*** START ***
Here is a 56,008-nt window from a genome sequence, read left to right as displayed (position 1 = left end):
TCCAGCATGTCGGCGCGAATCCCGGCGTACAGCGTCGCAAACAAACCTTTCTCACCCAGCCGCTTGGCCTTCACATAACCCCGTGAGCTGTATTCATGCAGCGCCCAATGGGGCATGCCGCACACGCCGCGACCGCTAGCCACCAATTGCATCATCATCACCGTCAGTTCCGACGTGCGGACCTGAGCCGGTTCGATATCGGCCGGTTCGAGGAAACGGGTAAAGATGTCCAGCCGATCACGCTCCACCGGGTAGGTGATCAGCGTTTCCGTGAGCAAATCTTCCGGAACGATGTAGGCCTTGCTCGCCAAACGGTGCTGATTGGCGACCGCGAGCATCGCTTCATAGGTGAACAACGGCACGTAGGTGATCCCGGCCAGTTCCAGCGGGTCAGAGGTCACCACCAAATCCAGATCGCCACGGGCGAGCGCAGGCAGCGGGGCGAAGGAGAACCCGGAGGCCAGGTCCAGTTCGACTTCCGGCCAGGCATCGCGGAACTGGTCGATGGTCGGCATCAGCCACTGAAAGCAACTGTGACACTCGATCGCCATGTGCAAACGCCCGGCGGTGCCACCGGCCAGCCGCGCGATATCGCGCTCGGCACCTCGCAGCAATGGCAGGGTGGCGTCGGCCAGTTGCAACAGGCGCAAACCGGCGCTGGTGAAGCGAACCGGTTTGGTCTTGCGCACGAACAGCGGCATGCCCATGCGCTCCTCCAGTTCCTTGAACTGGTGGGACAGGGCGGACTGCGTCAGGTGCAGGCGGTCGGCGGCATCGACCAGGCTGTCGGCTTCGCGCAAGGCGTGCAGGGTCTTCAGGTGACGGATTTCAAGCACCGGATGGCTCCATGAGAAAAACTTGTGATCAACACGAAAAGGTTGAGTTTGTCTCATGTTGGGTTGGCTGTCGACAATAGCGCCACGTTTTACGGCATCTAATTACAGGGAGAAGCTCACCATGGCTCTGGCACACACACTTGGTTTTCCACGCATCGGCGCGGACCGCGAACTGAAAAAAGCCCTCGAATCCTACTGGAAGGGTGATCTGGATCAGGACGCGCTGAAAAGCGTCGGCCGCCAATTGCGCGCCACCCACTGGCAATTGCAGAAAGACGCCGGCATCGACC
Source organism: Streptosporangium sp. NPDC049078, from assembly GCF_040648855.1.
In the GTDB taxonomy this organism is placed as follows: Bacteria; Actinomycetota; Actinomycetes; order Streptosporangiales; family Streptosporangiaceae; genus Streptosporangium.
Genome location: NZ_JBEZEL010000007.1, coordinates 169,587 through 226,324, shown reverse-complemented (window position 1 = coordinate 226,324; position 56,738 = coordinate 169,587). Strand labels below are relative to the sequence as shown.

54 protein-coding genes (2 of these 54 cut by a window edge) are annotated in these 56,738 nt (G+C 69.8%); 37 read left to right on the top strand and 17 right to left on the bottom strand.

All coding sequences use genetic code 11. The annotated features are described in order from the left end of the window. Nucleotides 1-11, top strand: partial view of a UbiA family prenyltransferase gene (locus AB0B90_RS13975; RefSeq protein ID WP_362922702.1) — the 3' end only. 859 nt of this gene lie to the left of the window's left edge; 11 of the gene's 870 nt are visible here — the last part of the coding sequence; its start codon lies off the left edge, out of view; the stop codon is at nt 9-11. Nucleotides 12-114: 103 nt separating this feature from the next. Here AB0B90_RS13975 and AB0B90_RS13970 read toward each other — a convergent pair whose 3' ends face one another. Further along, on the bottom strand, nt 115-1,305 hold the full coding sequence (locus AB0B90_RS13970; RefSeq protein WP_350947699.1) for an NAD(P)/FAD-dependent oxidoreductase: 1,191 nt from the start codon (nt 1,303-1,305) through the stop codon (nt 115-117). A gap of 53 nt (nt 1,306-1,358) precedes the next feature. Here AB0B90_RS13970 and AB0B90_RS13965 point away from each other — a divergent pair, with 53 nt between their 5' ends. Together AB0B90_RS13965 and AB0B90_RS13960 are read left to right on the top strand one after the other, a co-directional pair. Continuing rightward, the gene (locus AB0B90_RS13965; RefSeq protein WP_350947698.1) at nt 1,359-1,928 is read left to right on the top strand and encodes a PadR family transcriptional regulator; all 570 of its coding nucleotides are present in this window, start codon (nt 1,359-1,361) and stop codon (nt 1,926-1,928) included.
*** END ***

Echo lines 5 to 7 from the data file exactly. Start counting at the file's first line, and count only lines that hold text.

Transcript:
Genome location: NZ_JBEZEL010000007.1, coordinates 169,587 through 226,324, shown reverse-complemented (window position 1 = coordinate 226,324; position 56,738 = coordinate 169,587). Strand labels below are relative to the sequence as shown.

54 protein-coding genes (2 of these 54 cut by a window edge) are annotated in these 56,738 nt (G+C 69.8%); 37 read left to right on the top strand and 17 right to left on the bottom strand.

All coding sequences use genetic code 11. The annotated features are described in order from the left end of the window. Nucleotides 1-11, top strand: partial view of a UbiA family prenyltransferase gene (locus AB0B90_RS13975; RefSeq protein ID WP_362922702.1) — the 3' end only. 859 nt of this gene lie to the left of the window's left edge; 11 of the gene's 870 nt are visible here — the last part of the coding sequence; its start codon lies off the left edge, out of view; the stop codon is at nt 9-11. Nucleotides 12-114: 103 nt separating this feature from the next. Here AB0B90_RS13975 and AB0B90_RS13970 read toward each other — a convergent pair whose 3' ends face one another. Further along, on the bottom strand, nt 115-1,305 hold the full coding sequence (locus AB0B90_RS13970; RefSeq protein WP_350947699.1) for an NAD(P)/FAD-dependent oxidoreductase: 1,191 nt from the start codon (nt 1,303-1,305) through the stop codon (nt 115-117). A gap of 53 nt (nt 1,306-1,358) precedes the next feature. Here AB0B90_RS13970 and AB0B90_RS13965 point away from each other — a divergent pair, with 53 nt between their 5' ends. Together AB0B90_RS13965 and AB0B90_RS13960 are read left to right on the top strand one after the other, a co-directional pair. Continuing rightward, the gene (locus AB0B90_RS13965; RefSeq protein WP_350947698.1) at nt 1,359-1,928 is read left to right on the top strand and encodes a PadR family transcriptional regulator; all 570 of its coding nucleotides are present in this window, start codon (nt 1,359-1,361) and stop codon (nt 1,926-1,928) included.